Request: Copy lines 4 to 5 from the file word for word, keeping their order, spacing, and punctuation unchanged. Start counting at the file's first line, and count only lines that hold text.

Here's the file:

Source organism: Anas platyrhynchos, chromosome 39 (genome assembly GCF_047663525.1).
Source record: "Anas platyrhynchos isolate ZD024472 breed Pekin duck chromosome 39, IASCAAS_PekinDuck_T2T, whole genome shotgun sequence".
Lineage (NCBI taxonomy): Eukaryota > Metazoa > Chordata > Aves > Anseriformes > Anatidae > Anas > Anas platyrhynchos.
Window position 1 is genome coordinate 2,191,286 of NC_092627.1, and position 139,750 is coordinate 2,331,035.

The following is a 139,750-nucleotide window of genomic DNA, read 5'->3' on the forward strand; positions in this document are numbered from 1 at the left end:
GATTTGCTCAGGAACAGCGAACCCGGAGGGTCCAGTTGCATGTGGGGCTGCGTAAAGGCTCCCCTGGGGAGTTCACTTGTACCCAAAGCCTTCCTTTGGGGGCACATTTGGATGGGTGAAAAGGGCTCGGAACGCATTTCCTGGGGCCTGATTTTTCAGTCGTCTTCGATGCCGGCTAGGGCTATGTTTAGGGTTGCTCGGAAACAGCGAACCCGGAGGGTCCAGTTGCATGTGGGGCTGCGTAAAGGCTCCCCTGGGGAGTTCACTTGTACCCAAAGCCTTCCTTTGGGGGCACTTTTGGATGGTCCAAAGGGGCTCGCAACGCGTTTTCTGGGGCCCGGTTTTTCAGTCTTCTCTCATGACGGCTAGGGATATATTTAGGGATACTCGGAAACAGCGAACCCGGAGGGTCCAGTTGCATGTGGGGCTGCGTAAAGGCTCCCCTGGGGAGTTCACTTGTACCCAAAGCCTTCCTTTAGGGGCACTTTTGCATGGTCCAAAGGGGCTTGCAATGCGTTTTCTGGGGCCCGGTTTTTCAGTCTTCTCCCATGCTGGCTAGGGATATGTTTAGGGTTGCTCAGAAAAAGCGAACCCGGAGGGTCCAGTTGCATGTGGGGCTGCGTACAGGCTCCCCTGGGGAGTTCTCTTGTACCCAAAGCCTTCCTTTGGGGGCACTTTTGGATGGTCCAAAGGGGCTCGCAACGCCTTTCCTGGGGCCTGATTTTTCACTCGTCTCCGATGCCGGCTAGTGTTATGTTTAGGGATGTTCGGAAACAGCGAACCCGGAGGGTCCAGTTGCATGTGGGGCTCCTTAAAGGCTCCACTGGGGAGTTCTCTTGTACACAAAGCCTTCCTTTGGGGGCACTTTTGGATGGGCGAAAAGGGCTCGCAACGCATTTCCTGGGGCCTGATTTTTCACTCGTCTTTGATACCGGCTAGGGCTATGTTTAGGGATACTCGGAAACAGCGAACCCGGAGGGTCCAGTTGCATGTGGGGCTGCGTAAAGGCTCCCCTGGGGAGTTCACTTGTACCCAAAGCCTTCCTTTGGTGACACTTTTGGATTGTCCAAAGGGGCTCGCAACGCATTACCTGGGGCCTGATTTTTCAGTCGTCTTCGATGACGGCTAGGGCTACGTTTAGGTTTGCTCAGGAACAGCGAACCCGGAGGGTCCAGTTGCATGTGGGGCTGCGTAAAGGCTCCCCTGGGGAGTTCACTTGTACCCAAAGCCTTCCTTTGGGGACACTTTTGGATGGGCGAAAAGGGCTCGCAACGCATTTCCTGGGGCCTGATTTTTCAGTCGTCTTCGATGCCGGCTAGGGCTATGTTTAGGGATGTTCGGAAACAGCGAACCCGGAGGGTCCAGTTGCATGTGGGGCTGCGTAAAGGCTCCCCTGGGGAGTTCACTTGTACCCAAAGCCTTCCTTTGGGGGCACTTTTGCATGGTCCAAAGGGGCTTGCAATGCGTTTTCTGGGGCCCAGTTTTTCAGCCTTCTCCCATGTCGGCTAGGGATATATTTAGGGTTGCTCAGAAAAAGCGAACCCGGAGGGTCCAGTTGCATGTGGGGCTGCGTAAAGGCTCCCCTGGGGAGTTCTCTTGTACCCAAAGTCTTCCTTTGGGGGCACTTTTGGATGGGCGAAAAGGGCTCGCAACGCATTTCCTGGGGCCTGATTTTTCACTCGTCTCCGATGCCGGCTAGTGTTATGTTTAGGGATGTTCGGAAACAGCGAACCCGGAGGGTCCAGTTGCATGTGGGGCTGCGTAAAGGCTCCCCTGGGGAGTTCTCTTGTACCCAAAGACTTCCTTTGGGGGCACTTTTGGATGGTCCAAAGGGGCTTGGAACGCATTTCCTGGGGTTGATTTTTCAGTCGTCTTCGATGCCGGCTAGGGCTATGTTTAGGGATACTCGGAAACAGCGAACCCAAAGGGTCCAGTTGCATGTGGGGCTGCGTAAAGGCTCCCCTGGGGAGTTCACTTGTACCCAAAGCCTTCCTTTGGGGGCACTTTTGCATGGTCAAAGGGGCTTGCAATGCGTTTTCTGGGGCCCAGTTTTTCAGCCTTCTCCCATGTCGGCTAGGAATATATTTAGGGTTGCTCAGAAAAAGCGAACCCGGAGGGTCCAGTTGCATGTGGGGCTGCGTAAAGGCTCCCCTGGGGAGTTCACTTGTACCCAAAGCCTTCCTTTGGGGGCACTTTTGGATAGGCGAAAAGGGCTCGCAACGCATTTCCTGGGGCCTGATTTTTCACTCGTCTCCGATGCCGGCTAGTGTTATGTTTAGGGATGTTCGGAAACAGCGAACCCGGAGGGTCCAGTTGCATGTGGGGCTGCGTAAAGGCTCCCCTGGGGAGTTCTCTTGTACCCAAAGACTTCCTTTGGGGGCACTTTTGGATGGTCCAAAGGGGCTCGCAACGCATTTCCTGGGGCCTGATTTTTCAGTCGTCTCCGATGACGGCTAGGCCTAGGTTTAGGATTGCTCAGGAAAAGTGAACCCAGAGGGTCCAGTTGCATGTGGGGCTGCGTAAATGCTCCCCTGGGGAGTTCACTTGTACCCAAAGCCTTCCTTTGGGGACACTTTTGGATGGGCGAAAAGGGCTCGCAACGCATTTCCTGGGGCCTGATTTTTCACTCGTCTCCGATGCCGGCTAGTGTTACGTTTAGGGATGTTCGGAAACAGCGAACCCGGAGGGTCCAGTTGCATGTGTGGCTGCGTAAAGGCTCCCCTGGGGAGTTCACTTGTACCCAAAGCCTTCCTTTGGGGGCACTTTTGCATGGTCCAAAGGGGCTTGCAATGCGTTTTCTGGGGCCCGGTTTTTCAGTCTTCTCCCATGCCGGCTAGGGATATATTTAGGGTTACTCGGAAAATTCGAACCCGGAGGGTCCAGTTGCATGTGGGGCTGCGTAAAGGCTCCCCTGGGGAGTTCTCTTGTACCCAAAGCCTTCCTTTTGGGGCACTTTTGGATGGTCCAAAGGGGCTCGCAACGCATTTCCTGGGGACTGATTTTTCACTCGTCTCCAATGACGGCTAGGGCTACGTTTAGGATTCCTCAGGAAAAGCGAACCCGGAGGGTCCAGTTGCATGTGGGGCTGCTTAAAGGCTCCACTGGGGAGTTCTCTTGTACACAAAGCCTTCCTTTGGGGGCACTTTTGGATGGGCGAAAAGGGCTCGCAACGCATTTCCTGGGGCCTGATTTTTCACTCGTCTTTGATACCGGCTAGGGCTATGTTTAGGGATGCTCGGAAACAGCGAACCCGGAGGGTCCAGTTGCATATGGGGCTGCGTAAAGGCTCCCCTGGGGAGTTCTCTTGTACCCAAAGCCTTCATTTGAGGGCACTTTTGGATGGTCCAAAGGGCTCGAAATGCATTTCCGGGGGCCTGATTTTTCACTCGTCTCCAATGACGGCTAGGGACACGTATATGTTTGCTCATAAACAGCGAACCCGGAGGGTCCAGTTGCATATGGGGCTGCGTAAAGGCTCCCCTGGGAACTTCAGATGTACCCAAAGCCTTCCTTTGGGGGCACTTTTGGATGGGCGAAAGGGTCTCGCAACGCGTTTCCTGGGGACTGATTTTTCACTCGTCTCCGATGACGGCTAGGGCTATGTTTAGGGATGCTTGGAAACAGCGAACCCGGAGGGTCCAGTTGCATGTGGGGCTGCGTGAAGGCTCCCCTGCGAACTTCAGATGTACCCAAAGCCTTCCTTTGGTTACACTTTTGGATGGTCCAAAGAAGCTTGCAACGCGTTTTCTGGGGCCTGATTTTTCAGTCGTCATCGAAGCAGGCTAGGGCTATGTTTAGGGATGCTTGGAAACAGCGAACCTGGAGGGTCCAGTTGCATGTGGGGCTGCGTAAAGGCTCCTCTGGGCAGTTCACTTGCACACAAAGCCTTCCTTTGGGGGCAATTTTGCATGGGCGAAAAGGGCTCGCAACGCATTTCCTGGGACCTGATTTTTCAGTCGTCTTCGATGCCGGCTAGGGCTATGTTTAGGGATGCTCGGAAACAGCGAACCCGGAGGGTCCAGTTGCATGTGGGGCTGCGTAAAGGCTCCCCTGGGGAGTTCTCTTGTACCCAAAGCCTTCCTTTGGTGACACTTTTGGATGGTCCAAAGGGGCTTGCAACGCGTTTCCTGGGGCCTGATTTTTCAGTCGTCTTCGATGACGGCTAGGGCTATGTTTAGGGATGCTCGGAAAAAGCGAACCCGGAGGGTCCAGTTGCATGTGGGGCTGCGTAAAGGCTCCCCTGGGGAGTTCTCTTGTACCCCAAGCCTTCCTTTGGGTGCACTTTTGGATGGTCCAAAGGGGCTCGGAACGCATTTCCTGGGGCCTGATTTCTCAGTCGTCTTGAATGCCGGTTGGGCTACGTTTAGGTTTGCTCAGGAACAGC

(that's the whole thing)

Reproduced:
Window position 1 is genome coordinate 2,191,286 of NC_092627.1, and position 139,750 is coordinate 2,331,035.

The following is a 139,750-nucleotide window of genomic DNA, read 5'->3' on the forward strand; positions in this document are numbered from 1 at the left end: